In its first seven games, Maryland baseball has outscored opponents 56-23, riding a scorching hot offense and dominant pitching to its best start since 2015. While the Terps have played some decent teams in the opening stretch, they have yet to face top-tier competition.
That changes this weekend, as Maryland (6-1) travels to Conway, South Carolina, to face the toughest test so far this season against Coastal Carolina (4-3).
But while the Terps’ competition will pose a more daunting threat, they remain confident and are keeping the same mindset they’ve had all season entering the series against the Chanticleers, the 2016 national champions.
“It’s not, ‘We’re playing Coastal, we have to be better,’” coach Rob Vaughn said. “It’s just we have to keep challenging ourselves every single day to just measure ourselves against our best brand of baseball.”
“It’s the same as any other game,” said left-hander Sean Fisher, who will take the mound Friday.
Coastal Carolina is propelled by an offense that tallies just under seven runs per game. But its pitching staff, which has collected a 2.43 ERA to start the year, excels too.
That rotation is led by right-hander Zach McCambley, who will face Maryland on Friday. The junior has a live fastball that sits in the low 90s, which has helped him rack up 18 strikeouts in two starts. He also has good command, issuing only two walks on the year.
It will be a difficult test for the disciplined Terps, who have thrived off free baserunners — they’ve drawn 46 walks and been hit 27 times already this season.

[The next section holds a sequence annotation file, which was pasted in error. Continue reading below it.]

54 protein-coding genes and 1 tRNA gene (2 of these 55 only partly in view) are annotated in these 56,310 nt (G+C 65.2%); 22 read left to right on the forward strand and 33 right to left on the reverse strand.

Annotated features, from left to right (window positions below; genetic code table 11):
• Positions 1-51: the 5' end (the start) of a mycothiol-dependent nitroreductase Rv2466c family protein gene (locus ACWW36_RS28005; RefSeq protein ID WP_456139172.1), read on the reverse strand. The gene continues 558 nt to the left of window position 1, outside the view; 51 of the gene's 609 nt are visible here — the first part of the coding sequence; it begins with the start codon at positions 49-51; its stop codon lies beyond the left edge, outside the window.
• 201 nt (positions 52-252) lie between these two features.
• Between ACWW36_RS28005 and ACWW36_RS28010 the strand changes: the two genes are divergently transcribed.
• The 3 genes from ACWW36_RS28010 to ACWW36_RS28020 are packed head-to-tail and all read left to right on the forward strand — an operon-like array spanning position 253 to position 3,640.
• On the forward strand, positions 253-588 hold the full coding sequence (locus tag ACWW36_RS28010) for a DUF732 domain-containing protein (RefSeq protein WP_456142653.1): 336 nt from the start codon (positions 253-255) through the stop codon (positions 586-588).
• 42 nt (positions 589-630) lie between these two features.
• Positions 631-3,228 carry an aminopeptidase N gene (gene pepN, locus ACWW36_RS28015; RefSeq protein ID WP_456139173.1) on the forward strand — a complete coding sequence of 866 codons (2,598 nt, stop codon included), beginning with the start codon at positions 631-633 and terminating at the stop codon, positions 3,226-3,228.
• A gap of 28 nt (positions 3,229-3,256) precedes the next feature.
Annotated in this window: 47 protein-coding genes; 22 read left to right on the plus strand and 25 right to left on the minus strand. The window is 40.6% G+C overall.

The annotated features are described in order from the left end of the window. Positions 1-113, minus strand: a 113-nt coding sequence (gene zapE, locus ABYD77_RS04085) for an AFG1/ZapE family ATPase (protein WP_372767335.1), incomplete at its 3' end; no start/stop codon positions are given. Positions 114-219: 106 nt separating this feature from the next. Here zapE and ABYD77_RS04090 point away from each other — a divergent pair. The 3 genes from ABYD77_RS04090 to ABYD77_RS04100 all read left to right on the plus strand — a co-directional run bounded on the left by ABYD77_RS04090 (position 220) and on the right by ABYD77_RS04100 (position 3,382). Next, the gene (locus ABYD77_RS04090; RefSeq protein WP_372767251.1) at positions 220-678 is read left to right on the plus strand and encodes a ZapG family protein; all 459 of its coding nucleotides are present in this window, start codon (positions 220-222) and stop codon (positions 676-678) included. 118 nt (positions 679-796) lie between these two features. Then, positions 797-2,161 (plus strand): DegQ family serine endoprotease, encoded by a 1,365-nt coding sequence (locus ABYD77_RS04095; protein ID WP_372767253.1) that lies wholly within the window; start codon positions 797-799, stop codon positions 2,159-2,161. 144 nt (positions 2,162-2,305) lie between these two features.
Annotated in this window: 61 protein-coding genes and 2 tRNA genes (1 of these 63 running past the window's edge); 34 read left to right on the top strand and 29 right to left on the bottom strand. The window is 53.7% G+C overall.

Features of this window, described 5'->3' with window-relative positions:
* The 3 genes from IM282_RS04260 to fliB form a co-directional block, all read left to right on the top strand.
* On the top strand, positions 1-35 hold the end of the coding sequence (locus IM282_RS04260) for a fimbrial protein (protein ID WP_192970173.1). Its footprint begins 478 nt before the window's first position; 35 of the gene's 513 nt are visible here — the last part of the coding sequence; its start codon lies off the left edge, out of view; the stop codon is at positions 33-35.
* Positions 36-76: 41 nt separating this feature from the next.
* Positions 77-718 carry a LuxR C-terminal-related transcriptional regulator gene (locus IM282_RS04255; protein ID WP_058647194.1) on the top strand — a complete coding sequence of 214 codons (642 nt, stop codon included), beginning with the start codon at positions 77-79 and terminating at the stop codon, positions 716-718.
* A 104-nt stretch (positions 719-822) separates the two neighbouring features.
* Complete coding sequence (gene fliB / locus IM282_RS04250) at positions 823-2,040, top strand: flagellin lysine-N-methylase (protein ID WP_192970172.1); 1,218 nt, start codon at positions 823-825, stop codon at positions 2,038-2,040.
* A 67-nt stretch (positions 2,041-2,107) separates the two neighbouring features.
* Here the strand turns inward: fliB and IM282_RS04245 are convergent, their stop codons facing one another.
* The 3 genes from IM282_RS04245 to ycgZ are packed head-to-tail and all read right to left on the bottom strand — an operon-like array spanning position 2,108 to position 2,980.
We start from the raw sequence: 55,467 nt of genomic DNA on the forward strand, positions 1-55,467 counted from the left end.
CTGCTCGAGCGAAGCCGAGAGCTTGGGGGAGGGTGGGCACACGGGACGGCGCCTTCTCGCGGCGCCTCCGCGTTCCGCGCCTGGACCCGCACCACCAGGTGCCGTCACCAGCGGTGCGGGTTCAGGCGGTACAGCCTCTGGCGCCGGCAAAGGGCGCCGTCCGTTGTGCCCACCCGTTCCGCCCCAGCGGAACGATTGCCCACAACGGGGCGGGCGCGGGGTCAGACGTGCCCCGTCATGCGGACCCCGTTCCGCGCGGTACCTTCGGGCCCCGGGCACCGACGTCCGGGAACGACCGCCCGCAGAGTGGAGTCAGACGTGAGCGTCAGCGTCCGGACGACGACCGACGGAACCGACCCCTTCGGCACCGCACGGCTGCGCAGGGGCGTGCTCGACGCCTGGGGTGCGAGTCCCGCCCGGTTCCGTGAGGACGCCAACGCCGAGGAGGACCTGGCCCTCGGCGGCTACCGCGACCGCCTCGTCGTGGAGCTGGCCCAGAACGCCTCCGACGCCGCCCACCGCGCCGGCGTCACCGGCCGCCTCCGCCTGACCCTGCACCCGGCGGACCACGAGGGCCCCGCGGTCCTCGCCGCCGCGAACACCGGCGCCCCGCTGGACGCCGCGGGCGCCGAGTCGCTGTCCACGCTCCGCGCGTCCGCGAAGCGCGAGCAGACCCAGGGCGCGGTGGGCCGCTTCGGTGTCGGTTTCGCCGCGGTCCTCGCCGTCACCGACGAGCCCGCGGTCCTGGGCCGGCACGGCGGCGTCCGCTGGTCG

But the team feels prepared and is not letting McCambley’s gaudy statistics overwhelm them.
“We have trust in ourselves and our lineup,” right fielder Randy Bednar said. “If we get on base, the next guy will do the job.”
That trust extends to their pitching staff, starting with Fisher.
The junior has a 0.77 ERA and has allowed opponents to bat just .195 against him through two starts. Fisher said he wants to get ahead of the Chanticleers’ hitters and attack the strike zone early, as limiting free bases will be crucial if Maryland wants to win.
Similarly, the Terps are still working to clean up their defense. Maryland has committed 13 errors in seven games, a number Vaughn knows is far too high.
“All that stuff just compounds,” he said. “Maybe we get out of an inning and don’t give up any runs, but it taxes our pitcher on the mound.”
The rest of the weekend rotation will remain the same, with Vaughn tabbing right-hander Nick Dean and right-hander Sean Burke to start Saturday and Sunday, respectively.
Those two freshmen, along with the rest of the Terps, enter this weekend knowing how crucial these early-season tests are in determining a team’s success. But Vaughn and his group feel they are ready.
“We know what they’re capable of, we’re just going to have to match their energy and play clean baseball,” Vaughn said. “This weekend’s going to be a good barometer.”